Priscilla Juvelis

Catalogue Review: Priscilla Juvelis, #53 Contemporary Book Arts

P-J-catalogue53.pngPriscilla Juvelis of Kennebunkport, Maine, specializes in literary first editions, especially women authors; nineteenth- and twentieth-century reform movements, especially suffrage and temperance; and contemporary book arts. She has her hand on the pulse of contemporary book art and stocks the work of the finest artists and private presses, such as Donald Glaister, Julie Chen/Flying Fish Press, and Walter Hamady/Perishable Press.

Indeed all three can be found on the pages of her short but incredibly sweet new catalogue. From Glaister, she has an artist’s book, one of ten copies, of A Few Questions, among others ($3,500). From Chen’s Flying Fish Press and Barbara Tetenbaum’s Triangular Press (a collaboration), a brand new artist’s book in a modified flag book structure, one of one hundred copies, titled Glimpse ($975). And from Perishable Press, a scarce 1964 title, The Disillusioned Solipsist, written, printed, and published by Hamady ($2,650). There are also several books from Cheloniidae Press (now Press of the Sea Turtle).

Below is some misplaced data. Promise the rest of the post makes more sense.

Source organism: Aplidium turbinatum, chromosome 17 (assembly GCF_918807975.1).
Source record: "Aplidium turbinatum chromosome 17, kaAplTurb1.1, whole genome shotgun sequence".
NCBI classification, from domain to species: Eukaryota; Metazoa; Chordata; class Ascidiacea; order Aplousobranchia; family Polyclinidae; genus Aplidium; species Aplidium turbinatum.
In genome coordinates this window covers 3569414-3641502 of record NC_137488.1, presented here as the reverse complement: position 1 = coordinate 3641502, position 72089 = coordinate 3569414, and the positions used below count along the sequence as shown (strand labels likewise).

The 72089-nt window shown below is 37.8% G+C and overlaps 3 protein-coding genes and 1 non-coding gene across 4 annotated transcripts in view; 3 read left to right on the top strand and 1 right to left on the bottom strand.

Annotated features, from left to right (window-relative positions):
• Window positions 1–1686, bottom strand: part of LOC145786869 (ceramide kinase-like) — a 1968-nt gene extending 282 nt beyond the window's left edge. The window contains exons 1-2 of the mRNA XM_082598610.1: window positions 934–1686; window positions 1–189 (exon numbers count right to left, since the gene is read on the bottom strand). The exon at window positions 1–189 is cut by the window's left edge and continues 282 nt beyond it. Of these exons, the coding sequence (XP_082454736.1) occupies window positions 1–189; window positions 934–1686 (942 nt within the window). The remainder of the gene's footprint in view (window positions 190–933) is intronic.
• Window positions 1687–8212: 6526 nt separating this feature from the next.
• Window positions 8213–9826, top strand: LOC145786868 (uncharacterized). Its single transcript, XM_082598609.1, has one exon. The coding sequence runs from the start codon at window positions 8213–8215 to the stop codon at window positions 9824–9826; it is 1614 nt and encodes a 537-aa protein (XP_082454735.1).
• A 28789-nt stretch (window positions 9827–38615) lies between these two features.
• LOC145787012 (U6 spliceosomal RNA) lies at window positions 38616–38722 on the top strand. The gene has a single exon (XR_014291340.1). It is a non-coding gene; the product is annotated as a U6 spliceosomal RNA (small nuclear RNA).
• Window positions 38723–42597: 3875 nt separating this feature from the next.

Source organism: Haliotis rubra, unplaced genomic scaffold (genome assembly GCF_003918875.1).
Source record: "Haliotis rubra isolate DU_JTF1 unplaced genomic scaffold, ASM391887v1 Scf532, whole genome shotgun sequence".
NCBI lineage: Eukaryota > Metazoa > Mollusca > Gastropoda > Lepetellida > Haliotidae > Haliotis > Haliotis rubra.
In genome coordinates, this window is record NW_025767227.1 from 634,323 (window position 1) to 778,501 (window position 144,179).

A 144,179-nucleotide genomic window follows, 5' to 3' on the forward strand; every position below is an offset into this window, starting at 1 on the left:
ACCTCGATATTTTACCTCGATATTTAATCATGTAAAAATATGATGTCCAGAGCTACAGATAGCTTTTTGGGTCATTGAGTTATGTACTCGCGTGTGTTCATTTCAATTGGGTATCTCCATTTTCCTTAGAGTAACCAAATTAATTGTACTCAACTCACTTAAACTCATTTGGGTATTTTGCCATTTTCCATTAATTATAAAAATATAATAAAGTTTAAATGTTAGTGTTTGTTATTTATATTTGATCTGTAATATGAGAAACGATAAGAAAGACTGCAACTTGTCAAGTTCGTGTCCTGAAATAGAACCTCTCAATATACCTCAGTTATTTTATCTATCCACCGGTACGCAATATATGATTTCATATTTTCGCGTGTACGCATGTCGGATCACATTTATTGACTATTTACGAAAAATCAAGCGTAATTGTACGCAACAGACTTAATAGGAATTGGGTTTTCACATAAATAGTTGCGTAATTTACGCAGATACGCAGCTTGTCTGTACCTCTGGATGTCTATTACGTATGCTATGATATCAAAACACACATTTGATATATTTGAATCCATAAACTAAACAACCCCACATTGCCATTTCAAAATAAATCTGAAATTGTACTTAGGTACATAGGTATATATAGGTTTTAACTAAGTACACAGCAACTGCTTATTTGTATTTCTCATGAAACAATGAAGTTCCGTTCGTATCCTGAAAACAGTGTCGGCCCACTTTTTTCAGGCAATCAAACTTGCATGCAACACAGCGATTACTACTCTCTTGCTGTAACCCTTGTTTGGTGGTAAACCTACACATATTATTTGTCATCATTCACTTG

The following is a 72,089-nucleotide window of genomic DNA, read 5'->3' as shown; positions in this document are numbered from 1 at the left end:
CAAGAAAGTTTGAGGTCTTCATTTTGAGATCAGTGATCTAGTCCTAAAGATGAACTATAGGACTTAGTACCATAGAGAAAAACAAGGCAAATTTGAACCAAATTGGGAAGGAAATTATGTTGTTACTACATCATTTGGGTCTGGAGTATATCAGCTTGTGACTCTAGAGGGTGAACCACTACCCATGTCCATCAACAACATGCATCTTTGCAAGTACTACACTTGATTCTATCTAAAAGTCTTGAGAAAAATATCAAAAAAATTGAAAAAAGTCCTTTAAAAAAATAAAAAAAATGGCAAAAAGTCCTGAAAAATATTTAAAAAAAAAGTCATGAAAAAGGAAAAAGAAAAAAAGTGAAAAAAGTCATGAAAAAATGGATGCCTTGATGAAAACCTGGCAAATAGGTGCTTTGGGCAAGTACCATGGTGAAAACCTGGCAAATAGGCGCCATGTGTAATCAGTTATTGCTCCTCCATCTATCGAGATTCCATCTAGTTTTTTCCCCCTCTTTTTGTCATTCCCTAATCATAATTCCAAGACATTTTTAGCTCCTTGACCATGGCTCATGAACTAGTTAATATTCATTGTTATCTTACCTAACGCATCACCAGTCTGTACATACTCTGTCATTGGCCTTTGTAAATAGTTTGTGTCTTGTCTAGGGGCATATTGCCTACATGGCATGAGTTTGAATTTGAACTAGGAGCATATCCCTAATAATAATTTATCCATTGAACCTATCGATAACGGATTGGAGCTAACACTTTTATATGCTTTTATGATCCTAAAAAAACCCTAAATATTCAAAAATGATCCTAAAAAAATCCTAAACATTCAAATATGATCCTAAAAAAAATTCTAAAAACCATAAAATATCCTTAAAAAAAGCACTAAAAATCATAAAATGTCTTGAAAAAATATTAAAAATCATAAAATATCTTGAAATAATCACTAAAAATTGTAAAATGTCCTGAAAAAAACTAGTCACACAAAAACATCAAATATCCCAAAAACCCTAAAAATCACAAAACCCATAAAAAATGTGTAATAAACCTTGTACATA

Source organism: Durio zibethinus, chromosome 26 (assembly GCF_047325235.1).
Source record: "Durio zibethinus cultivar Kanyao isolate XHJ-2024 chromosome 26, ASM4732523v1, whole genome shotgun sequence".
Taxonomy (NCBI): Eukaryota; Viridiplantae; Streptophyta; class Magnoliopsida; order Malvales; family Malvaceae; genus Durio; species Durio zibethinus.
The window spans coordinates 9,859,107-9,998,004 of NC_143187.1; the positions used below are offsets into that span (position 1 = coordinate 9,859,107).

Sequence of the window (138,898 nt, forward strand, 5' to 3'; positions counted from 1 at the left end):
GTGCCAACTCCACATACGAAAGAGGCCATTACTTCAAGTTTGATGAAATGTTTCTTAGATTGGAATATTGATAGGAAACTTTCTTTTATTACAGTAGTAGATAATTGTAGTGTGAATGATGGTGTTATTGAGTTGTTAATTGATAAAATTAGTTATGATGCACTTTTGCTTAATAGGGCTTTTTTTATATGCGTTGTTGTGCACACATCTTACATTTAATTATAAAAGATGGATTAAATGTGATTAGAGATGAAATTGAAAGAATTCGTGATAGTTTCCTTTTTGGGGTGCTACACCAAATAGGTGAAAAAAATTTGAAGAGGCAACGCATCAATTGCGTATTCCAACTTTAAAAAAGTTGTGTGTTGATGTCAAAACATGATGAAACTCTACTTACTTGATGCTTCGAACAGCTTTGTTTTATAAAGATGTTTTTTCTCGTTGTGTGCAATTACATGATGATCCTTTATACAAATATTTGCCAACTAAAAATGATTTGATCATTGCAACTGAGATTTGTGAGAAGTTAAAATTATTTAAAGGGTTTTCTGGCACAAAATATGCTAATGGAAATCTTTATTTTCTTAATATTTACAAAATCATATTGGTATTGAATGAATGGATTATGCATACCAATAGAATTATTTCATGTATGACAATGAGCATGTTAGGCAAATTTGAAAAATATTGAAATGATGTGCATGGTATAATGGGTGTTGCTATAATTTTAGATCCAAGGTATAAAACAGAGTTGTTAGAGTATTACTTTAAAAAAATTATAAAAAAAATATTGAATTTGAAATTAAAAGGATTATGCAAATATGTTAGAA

Book art is, more so than other areas of book collecting, about subjective tastes. What appeals to the heart or the eye, rather than one more title from a specific author or genre. For me, Bad Girls, a 2011 unique artists’ book by Mary McCarthy and Shirley Veenema, is one such piece ($6,000). It is made up of six “dos-a-dos” titles--Seductress, Promiscuous Actress, Rich Man’s Mistress, Miser, Mass Murderer, and Robber Plunderer--in which a saint is produced twice, first as a “bad girl” and then as a converted saint.

The other that draws my attention is Remember the Ladies, a 2008 artist’s book in a custom box, one of ten copies, by Sande Wascher-James ($1,200). The image of Abigail Adams sitting on Liberty Lawn fabric of red roses with the hand-printed admonition to her husband, John, “Remember the Ladies...” has a traditional look to it, and yet contains layers of meaning. Inside, the pages contain postage stamps of famous American women, such as Georgia O’Keefe, Margaret Mitchell, and Eleanor Roosevelt, that have been digitally printed onto fabric in a collage with text, ribbon, lace, and other fabrics. I love the idea and the execution. When stood on its “spine,” it is truly a compelling book object (you must see the catalogue picture to understand how it works).

Go ahead, download catalogue 53 and take a look. 
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